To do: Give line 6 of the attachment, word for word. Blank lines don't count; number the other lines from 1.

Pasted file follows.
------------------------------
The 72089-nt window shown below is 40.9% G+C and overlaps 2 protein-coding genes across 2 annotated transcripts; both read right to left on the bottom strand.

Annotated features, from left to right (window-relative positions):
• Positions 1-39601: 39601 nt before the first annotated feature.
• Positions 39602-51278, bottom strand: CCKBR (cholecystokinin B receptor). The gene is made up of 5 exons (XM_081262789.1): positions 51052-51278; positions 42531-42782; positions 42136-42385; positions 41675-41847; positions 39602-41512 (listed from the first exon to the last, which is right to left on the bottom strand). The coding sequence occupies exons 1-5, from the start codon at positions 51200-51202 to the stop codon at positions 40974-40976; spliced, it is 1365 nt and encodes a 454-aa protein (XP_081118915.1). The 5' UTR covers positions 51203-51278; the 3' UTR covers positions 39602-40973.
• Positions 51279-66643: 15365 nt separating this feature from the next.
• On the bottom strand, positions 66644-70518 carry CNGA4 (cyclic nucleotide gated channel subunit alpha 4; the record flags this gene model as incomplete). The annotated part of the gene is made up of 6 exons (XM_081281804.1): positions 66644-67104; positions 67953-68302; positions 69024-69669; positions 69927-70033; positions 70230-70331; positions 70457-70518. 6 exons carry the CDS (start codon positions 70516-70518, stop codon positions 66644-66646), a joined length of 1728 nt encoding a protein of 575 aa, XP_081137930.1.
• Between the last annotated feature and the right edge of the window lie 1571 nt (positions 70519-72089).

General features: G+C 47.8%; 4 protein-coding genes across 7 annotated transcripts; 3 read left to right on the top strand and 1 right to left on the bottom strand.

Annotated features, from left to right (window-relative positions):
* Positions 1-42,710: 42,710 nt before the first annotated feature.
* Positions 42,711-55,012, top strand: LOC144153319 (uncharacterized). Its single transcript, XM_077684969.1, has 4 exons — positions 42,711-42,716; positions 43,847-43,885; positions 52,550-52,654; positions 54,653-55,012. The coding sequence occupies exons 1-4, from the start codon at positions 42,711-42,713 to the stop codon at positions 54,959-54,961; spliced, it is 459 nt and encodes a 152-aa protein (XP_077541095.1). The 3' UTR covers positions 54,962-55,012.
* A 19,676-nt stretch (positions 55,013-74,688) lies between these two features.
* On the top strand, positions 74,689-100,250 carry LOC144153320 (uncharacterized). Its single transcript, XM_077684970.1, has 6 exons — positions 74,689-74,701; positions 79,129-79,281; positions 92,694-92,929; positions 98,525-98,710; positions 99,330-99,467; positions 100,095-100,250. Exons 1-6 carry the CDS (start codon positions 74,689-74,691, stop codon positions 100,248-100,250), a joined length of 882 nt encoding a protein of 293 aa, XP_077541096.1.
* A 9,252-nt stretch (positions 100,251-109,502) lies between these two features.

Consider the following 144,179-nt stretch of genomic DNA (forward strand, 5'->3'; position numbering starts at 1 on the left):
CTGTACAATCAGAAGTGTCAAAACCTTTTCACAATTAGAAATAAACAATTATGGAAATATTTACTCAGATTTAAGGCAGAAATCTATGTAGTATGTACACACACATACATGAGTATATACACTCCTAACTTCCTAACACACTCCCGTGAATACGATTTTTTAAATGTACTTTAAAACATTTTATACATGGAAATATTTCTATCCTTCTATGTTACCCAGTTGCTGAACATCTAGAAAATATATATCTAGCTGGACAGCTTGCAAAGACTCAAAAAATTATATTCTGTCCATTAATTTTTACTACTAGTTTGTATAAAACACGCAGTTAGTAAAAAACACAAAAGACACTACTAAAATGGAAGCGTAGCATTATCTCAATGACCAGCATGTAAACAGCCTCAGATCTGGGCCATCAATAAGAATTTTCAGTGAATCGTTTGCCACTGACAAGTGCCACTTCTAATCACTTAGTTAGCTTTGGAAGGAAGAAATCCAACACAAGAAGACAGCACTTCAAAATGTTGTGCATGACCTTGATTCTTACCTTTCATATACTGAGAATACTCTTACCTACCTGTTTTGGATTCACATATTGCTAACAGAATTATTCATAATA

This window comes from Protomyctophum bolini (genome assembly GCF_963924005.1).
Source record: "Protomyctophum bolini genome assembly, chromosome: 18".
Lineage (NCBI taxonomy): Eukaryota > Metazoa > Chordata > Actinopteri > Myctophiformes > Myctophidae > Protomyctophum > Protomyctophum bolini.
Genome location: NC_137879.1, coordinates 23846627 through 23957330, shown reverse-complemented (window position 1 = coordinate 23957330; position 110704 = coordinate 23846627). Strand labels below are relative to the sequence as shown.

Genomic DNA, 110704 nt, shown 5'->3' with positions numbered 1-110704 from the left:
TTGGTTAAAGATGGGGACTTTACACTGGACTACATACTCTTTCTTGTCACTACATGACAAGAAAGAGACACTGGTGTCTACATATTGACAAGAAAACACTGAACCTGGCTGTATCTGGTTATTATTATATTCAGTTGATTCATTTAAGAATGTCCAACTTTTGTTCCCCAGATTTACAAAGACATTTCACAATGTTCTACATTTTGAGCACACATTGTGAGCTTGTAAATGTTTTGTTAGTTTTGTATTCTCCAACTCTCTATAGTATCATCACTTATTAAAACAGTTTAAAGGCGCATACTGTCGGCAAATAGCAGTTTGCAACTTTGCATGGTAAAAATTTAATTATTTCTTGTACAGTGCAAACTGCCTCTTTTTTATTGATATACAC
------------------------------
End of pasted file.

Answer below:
• On the bottom strand, positions 66644-70518 carry CNGA4 (cyclic nucleotide gated channel subunit alpha 4; the record flags this gene model as incomplete). The annotated part of the gene is made up of 6 exons (XM_081281804.1): positions 66644-67104; positions 67953-68302; positions 69024-69669; positions 69927-70033; positions 70230-70331; positions 70457-70518. 6 exons carry the CDS (start codon positions 70516-70518, stop codon positions 66644-66646), a joined length of 1728 nt encoding a protein of 575 aa, XP_081137930.1.